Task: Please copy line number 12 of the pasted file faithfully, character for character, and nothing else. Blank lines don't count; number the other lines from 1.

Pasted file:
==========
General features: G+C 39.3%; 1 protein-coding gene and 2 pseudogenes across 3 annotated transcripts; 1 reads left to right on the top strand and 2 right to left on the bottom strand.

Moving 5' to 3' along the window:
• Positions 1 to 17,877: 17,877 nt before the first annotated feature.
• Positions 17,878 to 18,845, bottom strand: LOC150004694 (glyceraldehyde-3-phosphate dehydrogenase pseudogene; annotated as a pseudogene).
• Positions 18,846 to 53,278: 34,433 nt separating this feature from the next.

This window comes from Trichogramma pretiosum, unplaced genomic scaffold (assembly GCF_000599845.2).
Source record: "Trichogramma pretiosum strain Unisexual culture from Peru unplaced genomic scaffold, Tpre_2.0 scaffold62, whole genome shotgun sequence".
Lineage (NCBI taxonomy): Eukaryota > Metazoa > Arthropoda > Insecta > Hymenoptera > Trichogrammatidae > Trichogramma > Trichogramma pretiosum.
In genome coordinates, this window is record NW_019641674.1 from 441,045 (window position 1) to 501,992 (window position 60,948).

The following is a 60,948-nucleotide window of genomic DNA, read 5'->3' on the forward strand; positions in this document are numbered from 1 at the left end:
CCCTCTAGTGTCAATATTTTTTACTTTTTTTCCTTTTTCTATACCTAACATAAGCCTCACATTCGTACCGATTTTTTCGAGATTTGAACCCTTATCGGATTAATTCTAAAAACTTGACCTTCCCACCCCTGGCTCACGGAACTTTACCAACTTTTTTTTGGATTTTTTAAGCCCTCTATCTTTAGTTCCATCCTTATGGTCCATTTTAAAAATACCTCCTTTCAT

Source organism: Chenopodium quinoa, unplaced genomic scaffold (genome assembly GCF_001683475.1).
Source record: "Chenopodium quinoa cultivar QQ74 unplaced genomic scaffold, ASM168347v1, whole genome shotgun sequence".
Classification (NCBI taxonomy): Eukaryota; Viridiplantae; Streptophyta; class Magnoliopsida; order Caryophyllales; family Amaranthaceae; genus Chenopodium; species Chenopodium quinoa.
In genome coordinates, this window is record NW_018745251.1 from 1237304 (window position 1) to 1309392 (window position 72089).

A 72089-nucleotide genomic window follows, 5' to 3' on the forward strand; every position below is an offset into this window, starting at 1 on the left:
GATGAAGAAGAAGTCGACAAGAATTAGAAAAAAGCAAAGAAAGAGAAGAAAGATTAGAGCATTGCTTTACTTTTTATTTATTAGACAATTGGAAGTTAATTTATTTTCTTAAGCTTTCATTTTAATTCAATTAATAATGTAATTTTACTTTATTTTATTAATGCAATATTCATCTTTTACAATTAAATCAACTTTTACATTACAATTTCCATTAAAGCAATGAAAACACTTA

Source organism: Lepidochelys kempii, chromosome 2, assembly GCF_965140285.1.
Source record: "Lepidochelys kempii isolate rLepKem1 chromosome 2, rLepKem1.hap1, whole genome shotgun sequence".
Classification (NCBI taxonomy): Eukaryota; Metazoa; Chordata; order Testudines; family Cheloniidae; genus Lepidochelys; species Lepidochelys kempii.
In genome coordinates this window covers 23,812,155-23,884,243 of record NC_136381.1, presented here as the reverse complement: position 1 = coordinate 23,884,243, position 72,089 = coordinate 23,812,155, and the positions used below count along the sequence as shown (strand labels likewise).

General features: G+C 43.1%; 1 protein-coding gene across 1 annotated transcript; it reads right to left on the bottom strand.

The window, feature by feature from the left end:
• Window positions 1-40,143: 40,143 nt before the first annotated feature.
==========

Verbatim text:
Source organism: Chenopodium quinoa, unplaced genomic scaffold (genome assembly GCF_001683475.1).